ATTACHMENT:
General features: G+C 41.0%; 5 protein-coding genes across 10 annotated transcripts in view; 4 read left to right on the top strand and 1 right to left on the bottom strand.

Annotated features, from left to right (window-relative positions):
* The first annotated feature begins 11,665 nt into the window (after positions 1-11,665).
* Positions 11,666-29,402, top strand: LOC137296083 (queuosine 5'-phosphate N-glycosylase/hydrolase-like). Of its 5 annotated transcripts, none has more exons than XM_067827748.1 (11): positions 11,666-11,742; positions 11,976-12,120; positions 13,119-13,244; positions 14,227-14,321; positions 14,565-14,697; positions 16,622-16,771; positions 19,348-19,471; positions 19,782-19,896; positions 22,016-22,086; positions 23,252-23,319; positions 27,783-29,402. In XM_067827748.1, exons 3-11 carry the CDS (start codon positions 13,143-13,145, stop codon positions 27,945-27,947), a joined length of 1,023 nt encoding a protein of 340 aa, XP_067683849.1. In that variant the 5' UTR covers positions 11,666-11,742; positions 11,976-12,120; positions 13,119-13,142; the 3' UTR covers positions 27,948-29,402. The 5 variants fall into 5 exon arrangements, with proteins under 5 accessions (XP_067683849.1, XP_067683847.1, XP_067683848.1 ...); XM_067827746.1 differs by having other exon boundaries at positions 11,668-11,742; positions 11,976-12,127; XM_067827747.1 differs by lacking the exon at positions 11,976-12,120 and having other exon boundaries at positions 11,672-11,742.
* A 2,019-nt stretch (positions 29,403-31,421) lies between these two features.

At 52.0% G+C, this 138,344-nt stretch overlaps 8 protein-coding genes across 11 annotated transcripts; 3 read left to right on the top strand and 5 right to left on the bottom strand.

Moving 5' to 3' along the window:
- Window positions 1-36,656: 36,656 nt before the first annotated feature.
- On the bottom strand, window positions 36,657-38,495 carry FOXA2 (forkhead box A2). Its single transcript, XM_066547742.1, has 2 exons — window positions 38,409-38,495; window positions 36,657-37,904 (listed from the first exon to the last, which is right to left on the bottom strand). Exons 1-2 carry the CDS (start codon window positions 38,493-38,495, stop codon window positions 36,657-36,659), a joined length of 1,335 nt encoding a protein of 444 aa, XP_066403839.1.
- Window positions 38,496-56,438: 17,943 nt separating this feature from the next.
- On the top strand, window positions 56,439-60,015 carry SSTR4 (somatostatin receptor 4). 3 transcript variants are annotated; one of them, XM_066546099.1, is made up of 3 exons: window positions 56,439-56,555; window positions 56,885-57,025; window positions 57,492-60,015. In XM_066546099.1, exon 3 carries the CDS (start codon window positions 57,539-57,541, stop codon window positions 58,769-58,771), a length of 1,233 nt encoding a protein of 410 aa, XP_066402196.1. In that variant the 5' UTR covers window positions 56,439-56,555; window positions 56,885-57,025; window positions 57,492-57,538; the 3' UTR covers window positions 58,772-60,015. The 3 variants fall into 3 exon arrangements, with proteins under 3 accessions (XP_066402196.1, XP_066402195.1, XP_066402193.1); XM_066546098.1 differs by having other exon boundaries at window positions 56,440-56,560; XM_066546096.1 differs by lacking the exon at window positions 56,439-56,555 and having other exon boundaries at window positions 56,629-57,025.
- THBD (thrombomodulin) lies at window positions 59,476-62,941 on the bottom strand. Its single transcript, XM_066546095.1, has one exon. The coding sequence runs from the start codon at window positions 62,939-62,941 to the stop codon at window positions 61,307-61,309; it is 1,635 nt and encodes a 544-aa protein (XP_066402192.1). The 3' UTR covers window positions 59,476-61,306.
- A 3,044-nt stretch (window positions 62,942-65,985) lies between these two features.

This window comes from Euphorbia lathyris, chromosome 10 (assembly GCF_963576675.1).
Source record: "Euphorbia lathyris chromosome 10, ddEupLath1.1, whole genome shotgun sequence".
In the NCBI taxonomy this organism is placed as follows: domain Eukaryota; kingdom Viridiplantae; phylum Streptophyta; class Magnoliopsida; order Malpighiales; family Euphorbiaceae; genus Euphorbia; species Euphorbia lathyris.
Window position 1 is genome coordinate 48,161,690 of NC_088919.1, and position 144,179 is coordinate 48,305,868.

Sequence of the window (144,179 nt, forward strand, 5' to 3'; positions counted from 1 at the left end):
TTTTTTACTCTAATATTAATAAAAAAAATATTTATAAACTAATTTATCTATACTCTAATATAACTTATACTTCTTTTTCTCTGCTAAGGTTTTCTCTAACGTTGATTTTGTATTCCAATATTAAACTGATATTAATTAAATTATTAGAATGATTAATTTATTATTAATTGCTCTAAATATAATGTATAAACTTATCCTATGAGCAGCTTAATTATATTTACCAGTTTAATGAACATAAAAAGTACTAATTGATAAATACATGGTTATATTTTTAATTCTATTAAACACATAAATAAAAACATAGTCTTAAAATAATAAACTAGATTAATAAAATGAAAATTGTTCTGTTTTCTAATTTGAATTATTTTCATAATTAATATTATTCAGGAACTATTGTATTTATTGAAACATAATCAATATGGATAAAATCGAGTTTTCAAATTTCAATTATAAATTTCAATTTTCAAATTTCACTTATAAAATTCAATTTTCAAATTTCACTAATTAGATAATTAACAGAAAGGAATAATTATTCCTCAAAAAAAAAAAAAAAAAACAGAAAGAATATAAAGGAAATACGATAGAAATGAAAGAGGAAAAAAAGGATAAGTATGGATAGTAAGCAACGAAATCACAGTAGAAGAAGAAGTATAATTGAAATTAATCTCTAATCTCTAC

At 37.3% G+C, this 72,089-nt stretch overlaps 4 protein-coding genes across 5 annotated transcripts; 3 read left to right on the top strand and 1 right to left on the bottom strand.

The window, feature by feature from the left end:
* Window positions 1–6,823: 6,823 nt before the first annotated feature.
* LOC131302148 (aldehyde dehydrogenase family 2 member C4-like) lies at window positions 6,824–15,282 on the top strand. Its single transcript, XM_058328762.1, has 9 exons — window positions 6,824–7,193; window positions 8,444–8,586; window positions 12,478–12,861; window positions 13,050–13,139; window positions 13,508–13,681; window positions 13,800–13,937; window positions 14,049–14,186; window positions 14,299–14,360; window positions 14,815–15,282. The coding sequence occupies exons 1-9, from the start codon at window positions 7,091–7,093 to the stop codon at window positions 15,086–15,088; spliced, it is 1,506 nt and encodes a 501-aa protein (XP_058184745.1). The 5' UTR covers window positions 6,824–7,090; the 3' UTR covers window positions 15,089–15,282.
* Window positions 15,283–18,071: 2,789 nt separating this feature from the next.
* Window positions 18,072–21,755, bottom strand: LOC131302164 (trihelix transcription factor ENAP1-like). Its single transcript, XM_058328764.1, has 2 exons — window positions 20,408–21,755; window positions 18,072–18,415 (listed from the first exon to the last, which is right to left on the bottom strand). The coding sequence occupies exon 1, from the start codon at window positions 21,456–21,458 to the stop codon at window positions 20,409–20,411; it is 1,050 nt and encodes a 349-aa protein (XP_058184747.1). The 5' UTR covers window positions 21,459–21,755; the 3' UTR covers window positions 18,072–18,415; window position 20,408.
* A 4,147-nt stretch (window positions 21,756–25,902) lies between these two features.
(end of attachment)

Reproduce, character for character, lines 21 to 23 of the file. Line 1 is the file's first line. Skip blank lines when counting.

The window, feature by feature from the left end:
* Window positions 1–6,823: 6,823 nt before the first annotated feature.
* LOC131302148 (aldehyde dehydrogenase family 2 member C4-like) lies at window positions 6,824–15,282 on the top strand. Its single transcript, XM_058328762.1, has 9 exons — window positions 6,824–7,193; window positions 8,444–8,586; window positions 12,478–12,861; window positions 13,050–13,139; window positions 13,508–13,681; window positions 13,800–13,937; window positions 14,049–14,186; window positions 14,299–14,360; window positions 14,815–15,282. The coding sequence occupies exons 1-9, from the start codon at window positions 7,091–7,093 to the stop codon at window positions 15,086–15,088; spliced, it is 1,506 nt and encodes a 501-aa protein (XP_058184745.1). The 5' UTR covers window positions 6,824–7,090; the 3' UTR covers window positions 15,089–15,282.